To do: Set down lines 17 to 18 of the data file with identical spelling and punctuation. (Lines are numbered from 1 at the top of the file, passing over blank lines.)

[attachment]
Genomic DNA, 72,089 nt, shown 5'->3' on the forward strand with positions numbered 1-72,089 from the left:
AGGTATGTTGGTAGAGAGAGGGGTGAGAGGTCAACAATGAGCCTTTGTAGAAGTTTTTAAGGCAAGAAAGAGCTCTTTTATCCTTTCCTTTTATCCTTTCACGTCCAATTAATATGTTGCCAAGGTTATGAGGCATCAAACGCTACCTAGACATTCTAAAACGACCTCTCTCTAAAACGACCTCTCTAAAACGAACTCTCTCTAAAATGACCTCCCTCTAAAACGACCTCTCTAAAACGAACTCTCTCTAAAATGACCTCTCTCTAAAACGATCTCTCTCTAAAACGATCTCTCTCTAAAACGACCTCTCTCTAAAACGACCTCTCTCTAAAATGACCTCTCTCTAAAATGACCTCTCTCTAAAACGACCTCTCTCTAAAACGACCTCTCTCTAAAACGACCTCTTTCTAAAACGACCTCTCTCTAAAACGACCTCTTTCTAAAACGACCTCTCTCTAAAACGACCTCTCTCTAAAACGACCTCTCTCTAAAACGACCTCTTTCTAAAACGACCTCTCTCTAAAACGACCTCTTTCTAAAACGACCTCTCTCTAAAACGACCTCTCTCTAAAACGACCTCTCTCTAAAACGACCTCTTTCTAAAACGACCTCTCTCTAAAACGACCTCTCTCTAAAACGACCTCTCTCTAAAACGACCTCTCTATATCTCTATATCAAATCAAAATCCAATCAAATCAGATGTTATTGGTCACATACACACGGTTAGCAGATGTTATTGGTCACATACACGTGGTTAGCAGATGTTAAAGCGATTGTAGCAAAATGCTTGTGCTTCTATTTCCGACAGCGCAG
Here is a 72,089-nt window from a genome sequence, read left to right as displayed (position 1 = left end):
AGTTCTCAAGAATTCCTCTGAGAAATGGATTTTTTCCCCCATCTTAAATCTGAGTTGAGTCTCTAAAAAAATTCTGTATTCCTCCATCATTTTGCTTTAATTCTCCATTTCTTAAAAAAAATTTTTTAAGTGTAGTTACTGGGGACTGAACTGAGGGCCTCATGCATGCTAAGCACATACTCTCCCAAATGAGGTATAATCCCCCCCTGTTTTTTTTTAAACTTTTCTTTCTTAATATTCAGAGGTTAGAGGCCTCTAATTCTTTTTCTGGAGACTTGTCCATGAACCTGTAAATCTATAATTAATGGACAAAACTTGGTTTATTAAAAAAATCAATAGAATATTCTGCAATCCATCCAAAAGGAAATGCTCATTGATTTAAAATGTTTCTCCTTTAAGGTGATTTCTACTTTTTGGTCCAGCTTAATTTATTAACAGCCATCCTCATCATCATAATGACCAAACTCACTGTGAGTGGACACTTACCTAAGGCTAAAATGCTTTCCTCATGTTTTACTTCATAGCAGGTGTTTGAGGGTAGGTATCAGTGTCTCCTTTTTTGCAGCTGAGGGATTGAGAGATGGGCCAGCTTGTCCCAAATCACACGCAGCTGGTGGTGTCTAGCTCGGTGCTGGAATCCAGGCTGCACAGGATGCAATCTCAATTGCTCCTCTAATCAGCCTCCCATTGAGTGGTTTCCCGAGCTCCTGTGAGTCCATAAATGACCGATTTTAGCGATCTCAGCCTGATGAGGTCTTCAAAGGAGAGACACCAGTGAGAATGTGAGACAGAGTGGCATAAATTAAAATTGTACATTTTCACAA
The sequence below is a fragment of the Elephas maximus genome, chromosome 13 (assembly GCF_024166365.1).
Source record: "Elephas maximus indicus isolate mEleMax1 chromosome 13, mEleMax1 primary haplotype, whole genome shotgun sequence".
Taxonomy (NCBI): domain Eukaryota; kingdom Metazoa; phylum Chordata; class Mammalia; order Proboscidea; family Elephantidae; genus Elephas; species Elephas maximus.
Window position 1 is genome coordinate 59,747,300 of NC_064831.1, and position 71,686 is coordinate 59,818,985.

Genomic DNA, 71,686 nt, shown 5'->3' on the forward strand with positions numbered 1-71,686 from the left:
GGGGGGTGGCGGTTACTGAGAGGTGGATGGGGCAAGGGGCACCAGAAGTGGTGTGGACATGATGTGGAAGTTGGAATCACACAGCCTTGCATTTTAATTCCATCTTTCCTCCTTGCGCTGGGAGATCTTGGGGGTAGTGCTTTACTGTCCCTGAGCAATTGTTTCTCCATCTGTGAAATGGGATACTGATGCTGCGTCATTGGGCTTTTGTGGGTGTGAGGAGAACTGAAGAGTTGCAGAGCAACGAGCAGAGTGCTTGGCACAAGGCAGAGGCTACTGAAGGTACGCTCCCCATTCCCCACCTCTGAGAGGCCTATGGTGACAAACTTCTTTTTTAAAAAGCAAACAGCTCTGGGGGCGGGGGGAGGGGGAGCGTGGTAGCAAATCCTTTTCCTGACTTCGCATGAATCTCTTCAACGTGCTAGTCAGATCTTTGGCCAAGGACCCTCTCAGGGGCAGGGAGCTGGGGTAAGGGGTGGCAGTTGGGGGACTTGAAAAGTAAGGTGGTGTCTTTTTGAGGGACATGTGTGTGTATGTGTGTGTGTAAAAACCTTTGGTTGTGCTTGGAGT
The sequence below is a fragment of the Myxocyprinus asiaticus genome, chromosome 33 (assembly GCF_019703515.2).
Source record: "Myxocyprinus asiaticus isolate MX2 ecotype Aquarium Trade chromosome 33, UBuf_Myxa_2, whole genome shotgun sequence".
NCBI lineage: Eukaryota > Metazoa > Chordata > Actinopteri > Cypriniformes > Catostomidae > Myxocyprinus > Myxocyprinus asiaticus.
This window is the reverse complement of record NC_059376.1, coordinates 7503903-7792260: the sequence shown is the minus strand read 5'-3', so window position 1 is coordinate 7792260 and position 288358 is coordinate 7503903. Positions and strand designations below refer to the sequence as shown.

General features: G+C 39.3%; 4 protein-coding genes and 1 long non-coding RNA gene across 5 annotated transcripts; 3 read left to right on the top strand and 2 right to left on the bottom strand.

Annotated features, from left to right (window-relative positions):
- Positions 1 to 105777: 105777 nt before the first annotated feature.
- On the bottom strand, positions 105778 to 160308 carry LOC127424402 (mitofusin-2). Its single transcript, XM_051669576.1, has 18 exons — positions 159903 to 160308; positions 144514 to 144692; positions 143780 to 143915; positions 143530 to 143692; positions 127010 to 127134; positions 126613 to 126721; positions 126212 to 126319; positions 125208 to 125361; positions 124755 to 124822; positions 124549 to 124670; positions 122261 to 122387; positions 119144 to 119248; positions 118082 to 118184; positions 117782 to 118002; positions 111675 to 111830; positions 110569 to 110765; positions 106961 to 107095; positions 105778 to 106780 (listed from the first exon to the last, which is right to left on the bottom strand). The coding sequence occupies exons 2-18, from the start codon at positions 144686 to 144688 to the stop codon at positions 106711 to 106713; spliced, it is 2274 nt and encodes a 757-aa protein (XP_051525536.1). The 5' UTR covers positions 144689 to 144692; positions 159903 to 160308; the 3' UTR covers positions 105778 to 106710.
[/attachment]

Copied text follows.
- Positions 1 to 105777: 105777 nt before the first annotated feature.
- On the bottom strand, positions 105778 to 160308 carry LOC127424402 (mitofusin-2). Its single transcript, XM_051669576.1, has 18 exons — positions 159903 to 160308; positions 144514 to 144692; positions 143780 to 143915; positions 143530 to 143692; positions 127010 to 127134; positions 126613 to 126721; positions 126212 to 126319; positions 125208 to 125361; positions 124755 to 124822; positions 124549 to 124670; positions 122261 to 122387; positions 119144 to 119248; positions 118082 to 118184; positions 117782 to 118002; positions 111675 to 111830; positions 110569 to 110765; positions 106961 to 107095; positions 105778 to 106780 (listed from the first exon to the last, which is right to left on the bottom strand). The coding sequence occupies exons 2-18, from the start codon at positions 144686 to 144688 to the stop codon at positions 106711 to 106713; spliced, it is 2274 nt and encodes a 757-aa protein (XP_051525536.1). The 5' UTR covers positions 144689 to 144692; positions 159903 to 160308; the 3' UTR covers positions 105778 to 106710.